News headlines for “Human Rights Issues”, page 2

  1. 2020: A Yet More Devastating Year Closes With At Least Some Signs Of Hope

    ROME, Dec 23 (IPS) - Despite its grim record of multiple natural disasters and a deepening climate crisis, one could be forgiven for looking back on 2019 with a degree of nostalgia. There is no disguising the extent of the calamity wrought this year by COVID-19, yet as we approach the end of 2020 we may also draw strength from positive developments emerging.

  2. A Decade after the Arab Spring, Tunisia Fails to Keep up with the Process of Democratisation

    NEW DELHI, India, Dec 22 (IPS) - Ten years ago a young street vendor, Mohamed Bouazizi set himself afire in the central Tunisian provincial town of Sidi Bouzid to protest against police harassment. Bouazizi’s sacrificial act served as a catalyst and inspired the Tunisian people to take over the streets that led to the Jasmine Revolution in the country. On January 4, 2011 Mohamed Bouazizi died, and ten days later the country's authoritarian President Zine El Abidine Ben Ali’s rule ended when he fled to Saudi Arabia.

  3. Islamic Feminists Speak on Fight to Reclaim Rights

    NEW DELHI, India, Dec 22 (IPS) - The court victory to allow women into the inner sanctum of a Sufi shrine in Mumbai was a significant victory for a secular rights-based movement led by Muslim women. However, there is a fear the political climate in India regarding Muslims, could put the women’s rights agenda on the back foot.

  4. The Impact of COVID-19 on Child Marriage and Other Gender-Based Violence

    DHAKA, Bangladesh, Dec 21 (IPS) - I recently visited rural areas of Bangladesh amid the COVID-19 pandemic and returned to Dhaka with a new understanding of the impact that COVID-19 is having on child marriage, a harmful practice that is a global challenge. The fundamental shift that I saw was that child marriage, which has typically been encouraged by struggling parents, is now being encouraged by struggling girls. This worrisome trend underscores a new burden of the pandemic on the poor.

  5. Ugandas School Plan for Refugee Children Could Become a Global Template

    KAMPALA/KIKUBE/RWAMWANJA, Uganda, Dec 21 (IPS) - Thirteen-year-old Wita Kasanganjo is a pupil at Maratatu Primary School in the Kyangwali Refugee Settlement based in Uganda’s Hoima district. But last month, when Uganda’s President Yoweri Museveni ordered the re-opening of schools for the first time since the mid-March nationwide closure, Kasanganjo was not part of the returning group of students. The government, in a cautious lifting of coronavirus lockdown restrictions, has allowed only pupils who are part of the final year or candidate classes to return to their schooling.    

  6. Afghanistan's Historic Year: Peace Talks, Security Transition but Higher Levels of Violence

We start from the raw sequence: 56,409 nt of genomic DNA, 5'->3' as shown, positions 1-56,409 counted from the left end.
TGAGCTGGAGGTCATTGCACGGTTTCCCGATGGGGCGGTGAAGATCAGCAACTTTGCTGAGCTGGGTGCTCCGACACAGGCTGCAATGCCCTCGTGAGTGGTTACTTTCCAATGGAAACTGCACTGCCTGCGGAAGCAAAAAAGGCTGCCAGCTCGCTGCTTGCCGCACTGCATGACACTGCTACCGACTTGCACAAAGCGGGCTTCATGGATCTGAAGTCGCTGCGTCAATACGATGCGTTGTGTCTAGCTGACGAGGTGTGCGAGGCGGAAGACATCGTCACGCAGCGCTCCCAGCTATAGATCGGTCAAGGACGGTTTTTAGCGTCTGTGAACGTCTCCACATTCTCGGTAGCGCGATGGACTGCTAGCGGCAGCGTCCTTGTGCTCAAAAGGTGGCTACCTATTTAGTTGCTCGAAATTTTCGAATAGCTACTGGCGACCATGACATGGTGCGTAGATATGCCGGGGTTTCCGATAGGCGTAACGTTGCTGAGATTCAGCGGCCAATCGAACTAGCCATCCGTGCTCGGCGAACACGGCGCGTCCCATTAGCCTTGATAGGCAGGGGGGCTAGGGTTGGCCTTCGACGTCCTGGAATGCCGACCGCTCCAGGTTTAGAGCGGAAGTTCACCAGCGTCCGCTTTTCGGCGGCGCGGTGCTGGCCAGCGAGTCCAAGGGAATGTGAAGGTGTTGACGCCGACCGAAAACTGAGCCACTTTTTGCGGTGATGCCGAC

BONN, Germany, Dec 18 (IPS) - While Afghanistan ends a historic year, filled with the hope for peace as the government and Taliban sat down for almost three months of consecutive peace talks for the first time in 19 years, it was also a year filled with violence with provisional statistics by the United Nations showing casualties for this year being higher than 2019.

  7. How Africa can Lead the World in the COVID-19 Recovery

    WASHINGTON DC, Dec 18 (IPS) - Africa, compared to Asia, Europe and the US, has largely escaped the devastating death toll of COVID-19, accounting for a fraction of the world’s 63 million cases.

  8. Reclaim Your Rights: Defend Indigenous Peoples Lands

    QUEZON CITY, Philippines, Dec 17 (IPS) - Rights are earned through hard-fought struggles. And for Indigenous Peoples (IP), its fulfillment comes from the collective and continuous defense of ancestral land and territory, and assertion of their ways of life and the right to self-determination.

  9. Lockdown in Chains

    Dec 16 (IPS) - Long before the Covid-19 pandemic grounded much of the world, lockdown, confinement, violence, and isolation was the daily reality for hundreds of thousands of people with disabilities around the world. Many are locked in sheds, cages, or tethered to trees and are forced to eat, sleep, urinate, and defecate in the same tiny area, sometimes for years. Why? Simply because they have a mental health condition—a psychosocial disability.

  10. Pandemic Puts Jamaican Children at Heightened Risk of Abuse

    KINGSTON, Jamaica, Dec 16 (IPS) - In Jamaica, school playgrounds are deserted, filled only with phantom shrieks of delight. Blackboards remain devoid of arithmetic and uniforms hang wrinkle-free in closets. When the first case of Covid hit Jamaican shores in early March, the government closed primary and secondary schools and over 500,000 children transitioned to remote learning. The majority of schools have yet to resume face-to-face classes since the March 13 closure.

Web feed for Human Rights Issues news headlines